From Panama: Tax Fraud Regulations
Javier Said Acuña - RBC Attorneys at Law in Panama, a member firm of
Panama is promoting transparency on its tax legislation. Tax fraud could be considered a criminal offense.
The Government of Panama has been collaborating with international organizations such as the Organization for the Economic Co-operation and Development and Caribbean Financial Action Task Force on Money Laundering, to adopt international regulations that could help its tax legislation to be more transparent.
Part of the initiative was to classify tax fraud as a criminal offense and include it in the preceding crimes of money laundering. As a result, there is a project of law (hereinafter PL) already filed before the National Assembly of Deputies. The PL criminalizes the tax fraud, including among other actions, the omission in a tax return of taxable income; false information in the tax return; keep accounting books with false information, voluntarily simulate lots, and the default of the tax payment. To be considered, crimes need to reach amounts equal or greater than U.S. $300,000.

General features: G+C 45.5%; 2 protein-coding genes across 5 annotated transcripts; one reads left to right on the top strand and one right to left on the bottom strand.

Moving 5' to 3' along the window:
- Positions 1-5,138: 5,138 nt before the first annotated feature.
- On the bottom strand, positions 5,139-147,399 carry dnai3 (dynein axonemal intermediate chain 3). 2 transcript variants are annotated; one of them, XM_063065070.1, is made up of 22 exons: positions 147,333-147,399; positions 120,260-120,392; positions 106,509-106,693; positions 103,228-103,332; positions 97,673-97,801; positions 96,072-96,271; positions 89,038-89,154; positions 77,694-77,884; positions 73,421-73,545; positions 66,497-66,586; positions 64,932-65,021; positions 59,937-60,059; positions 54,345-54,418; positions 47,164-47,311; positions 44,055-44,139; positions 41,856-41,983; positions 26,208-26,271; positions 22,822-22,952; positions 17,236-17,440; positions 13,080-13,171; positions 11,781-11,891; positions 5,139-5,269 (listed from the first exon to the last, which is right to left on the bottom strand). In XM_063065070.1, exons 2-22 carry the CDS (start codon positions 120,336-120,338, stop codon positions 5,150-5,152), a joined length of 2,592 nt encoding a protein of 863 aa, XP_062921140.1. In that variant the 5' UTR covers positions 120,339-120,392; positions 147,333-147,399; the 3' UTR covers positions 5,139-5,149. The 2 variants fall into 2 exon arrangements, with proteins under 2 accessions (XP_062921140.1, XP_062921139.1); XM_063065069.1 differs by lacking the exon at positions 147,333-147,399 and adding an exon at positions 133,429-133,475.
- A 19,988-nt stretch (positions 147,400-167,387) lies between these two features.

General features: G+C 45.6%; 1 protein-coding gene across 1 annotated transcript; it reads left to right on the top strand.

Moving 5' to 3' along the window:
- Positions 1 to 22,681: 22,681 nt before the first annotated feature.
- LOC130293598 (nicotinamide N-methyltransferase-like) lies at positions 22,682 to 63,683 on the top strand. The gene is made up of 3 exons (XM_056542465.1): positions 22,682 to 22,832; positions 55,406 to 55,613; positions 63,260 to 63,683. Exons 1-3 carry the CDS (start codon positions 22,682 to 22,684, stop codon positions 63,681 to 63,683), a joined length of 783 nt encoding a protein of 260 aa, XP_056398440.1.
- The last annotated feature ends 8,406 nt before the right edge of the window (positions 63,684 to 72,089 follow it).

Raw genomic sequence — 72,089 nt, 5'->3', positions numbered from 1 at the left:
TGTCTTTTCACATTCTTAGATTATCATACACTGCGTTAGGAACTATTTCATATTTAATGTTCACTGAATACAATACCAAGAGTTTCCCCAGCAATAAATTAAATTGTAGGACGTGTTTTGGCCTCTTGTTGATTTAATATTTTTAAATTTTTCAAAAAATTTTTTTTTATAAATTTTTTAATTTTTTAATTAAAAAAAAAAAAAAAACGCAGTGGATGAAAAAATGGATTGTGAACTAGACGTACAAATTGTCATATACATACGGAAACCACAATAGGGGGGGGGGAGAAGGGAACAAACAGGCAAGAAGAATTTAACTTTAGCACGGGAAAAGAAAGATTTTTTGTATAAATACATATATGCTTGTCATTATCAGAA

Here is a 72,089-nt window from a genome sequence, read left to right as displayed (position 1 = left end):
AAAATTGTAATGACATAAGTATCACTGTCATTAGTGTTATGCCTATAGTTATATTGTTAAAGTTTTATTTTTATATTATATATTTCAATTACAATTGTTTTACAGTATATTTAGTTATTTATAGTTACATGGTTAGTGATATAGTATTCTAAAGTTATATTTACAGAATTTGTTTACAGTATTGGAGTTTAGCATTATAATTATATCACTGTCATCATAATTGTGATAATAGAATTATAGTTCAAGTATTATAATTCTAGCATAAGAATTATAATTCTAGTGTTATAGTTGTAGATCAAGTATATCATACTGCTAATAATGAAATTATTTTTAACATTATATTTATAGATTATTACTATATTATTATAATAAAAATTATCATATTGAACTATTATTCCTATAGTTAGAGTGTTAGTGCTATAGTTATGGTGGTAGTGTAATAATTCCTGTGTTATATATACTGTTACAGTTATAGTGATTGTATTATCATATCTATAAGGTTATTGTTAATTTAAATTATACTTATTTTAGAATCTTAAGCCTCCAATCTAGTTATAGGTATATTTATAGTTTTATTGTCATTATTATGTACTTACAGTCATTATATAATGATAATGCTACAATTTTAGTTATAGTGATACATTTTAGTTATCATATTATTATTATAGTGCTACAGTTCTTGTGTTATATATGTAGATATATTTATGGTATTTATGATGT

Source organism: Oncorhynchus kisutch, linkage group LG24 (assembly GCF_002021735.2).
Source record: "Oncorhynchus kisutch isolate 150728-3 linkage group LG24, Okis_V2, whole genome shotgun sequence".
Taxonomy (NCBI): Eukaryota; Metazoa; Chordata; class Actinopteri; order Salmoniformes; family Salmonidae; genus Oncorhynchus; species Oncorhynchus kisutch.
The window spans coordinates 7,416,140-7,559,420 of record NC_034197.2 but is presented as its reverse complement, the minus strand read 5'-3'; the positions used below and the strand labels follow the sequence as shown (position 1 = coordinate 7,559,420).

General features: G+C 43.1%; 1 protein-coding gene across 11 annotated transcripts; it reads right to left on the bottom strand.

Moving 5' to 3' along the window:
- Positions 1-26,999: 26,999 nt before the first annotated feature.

Prison sentences are from one to three years plus the imposition of a fine from two to five times the amount of the defrauded tribute. It also intends to expand the crime of money laundering with prison sentences from five to 12 years, describing a series of behaviors such as crimes preceding the laundering of capital, including tax evasion.